Spatially-Coupled Turbo Codes by Alexandre Graell i Amat, Chalmers University

Thursday, December 11th, 11:45 - 12:45 @ 330 Gross Hall (lunch/seminar)

Abstract – The invention of turbo codes and the rediscovery of low-density parity-check (LDPC) codes, allowed to approach capacity with practical codes. Nowadays, both turbo and LDPC codes are ubiquitous in communication standards. In the academic arena, however, the interest on turbo-like codes has been declining in the last years in favor of the more mathematically-appealing LDPC codes. This trend has been exacerbated with the recent introduction of spatial coupling of LDPC codes, which has revealed as a powerful technique to construct codes that universally achieve capacity for the class of binary input memoryless channels under belief propagation (BP) decoding. The main principle behind this outstanding behavior is the convergence of the BP threshold to the maximum a posteriori threshold of the underlying block code ensemble.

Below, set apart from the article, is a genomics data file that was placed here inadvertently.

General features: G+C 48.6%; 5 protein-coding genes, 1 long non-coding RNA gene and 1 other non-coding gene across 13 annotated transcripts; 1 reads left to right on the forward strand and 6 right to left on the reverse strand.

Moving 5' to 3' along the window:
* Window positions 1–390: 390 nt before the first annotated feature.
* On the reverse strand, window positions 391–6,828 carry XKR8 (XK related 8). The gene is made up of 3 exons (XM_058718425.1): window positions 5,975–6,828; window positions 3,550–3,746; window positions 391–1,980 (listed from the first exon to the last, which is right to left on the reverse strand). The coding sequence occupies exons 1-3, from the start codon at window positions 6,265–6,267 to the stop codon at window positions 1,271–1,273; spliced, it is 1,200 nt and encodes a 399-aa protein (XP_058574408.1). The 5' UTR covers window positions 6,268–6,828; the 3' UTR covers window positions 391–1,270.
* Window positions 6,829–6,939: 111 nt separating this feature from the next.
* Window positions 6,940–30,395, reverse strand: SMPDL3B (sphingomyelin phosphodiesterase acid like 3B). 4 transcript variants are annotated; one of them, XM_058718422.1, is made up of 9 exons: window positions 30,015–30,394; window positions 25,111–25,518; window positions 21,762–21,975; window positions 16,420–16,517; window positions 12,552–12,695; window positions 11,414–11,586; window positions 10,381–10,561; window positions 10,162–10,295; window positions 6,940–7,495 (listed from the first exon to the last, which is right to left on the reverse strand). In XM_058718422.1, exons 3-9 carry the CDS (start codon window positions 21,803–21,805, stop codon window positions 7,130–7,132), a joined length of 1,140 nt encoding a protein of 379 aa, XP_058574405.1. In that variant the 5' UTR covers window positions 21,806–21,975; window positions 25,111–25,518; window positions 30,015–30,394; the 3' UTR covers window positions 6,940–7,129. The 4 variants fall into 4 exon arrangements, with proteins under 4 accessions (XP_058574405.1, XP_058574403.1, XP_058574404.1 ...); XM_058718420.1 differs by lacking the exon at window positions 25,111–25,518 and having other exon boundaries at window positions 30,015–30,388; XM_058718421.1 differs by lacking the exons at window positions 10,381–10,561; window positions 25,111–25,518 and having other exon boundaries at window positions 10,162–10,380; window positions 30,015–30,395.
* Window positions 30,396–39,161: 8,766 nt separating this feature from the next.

The concept of spatial coupling, however, is not exclusive of LDPC codes. In this talk, we discuss spatially coupled turbo codes (SC-TCs), the spatial coupling of classical turbo codes, i.e., Berrou et al. and Benedetto et al. parallel and serially concatenated codes. We consider the construction of a family of rate-compatible SC-TCs with simple 4-state component encoders that perform very close to the Shannon limit for a wide range of code rates.